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Toothpaste: The Misunderstood Epicurean Delight

You put it in your mouth at least twice a day.

You swish. You swirl. You spit. But are you really approaching the experience with the proper reverence? Do you sniff the cap after you take it off? Do you inhale the minty aromas as they waft from the tube? Do you appreciate the foamy texture and subtle flavors as they glide across your tongue? Or do you think of it as merely... toothpaste?

Tragically, most Americans overlook the sensual pleasures of brushing their teeth. Some, I dare say, even think of it as a chore! Well, gentle readers, you don't have to think that way anymore! Toothpaste tasting, like wine tasting, can be broken down into five simple steps:

1) Admire the Tube

Take a moment to appreciate the aesthetics of the tube prior to squeezing. Do the colors please you? Is the tube skinny or fat? Caress the tube. Is it smooth or textured?

2) Remove and Sniff the Cap

Always be sure to sniff the toothpaste cap to ensure that the product is fresh. If the tube is "capped" you may not be getting all the flavor and fluoride protection your $4.69 commands. If you find that your toothpaste has off odors or colors, don't be afraid to send it back to the dude behind the counter at CVS.

3) Squeeze onto Brush and Note Color

Unlike the mundane years when toothpaste only came in white, today's products come in an exciting rainbow of colors! Does your toothpaste sparkle? Is it striped? Does it glow in the dark? Is it opaque or transparent? Is it electric blue, pale green or fire engine red?

4) Inhale

Before brushing, be sure to drink in the heady aromas of the paste as it rests on your toothbrush. Look beyond simple mintiness and ask yourself: Does it smell of fresh spearmint or artificial? Pep-o-Mint Lifesavers or Altoids?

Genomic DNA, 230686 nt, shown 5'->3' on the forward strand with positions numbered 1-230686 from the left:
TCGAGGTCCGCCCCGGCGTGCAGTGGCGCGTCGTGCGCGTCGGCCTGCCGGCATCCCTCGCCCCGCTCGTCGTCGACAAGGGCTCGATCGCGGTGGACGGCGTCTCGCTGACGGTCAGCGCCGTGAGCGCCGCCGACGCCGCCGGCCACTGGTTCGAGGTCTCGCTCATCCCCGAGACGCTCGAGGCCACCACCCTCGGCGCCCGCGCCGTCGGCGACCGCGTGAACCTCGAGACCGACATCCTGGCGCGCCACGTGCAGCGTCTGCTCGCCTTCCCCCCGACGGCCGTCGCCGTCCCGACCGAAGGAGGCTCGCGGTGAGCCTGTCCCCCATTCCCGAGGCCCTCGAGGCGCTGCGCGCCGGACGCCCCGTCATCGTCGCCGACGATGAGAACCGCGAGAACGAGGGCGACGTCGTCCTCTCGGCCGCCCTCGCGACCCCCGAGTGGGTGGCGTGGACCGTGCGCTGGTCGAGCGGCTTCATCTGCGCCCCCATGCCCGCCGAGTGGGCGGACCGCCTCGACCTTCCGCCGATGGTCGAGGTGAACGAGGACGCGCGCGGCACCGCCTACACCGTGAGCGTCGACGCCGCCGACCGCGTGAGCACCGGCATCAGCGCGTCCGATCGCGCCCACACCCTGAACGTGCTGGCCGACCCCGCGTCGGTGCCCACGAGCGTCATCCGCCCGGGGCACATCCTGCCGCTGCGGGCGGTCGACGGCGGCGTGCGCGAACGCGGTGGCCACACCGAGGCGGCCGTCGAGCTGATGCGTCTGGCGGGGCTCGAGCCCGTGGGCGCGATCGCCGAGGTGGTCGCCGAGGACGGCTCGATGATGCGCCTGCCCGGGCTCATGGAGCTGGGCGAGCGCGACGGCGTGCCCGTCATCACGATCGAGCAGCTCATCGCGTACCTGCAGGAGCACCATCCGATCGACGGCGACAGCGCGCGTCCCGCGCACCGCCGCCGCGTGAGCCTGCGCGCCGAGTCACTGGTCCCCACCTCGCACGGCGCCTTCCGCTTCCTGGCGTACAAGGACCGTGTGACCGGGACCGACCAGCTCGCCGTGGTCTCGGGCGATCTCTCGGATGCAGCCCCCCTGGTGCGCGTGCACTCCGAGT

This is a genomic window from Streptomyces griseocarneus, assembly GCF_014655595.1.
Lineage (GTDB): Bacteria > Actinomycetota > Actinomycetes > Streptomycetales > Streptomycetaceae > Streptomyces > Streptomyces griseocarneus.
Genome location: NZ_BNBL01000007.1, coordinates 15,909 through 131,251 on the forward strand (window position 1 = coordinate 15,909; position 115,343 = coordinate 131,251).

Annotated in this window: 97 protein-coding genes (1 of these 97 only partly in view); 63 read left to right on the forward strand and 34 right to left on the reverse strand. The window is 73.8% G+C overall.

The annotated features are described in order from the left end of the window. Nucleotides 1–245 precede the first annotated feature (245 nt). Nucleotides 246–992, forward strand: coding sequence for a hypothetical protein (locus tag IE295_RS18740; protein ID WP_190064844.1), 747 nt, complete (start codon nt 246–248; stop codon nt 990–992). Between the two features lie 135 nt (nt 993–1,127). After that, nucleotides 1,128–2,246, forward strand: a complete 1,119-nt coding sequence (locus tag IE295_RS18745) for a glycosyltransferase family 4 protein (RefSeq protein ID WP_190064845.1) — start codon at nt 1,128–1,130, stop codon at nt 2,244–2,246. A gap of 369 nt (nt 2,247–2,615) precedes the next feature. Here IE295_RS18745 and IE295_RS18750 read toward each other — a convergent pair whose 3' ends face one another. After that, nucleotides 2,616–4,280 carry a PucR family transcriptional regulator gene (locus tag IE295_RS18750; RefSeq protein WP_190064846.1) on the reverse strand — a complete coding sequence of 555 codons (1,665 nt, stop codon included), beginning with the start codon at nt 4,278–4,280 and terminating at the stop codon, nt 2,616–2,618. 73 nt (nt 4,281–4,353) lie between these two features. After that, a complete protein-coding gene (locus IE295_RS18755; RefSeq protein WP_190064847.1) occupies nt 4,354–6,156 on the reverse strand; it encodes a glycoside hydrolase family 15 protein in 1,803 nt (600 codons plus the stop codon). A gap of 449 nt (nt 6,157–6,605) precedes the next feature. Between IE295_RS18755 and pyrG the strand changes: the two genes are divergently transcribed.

5) Brush

This is the moment the true toothpaste connoisseur awaits in breathless anticipation: the explosive consummation of brush, paste, water and teeth! Don't just brush: swish, swirl and gargle the paste in your mouth! Note the texture. Is it foamy? Gritty? Smooth? Do the flavors match the aromas of the toothpaste? Is it well-balanced? Does it make you want to brush again and again?

6) Spit

Ah, the sad moment inevitably arrives when you and your beloved toothpaste must part ways. As you eject it from your mouth into the sink, take a moment to reflect on the arc of the stream. Does it curve upward or merely drop straight down into the drain? Do the flavors linger after you've rinsed?

How the Leading Brands Rate

Now, let's try out our new skills on a few of the leading national brands:

[Note: When conducting a comparative toothpaste tasting it's helpful to have something on hand to cleanse your palate and prepare your mouth for the next sample. I recommend Oreo cookies.]


Classic tube with patriotic red, white and blue colors. Paste is pale blue in color with aromas of Band-Aids and my grandmother's medicine cabinet. Smooth texture and chalky, wintergreen flavor with a long finish. Perhaps too long.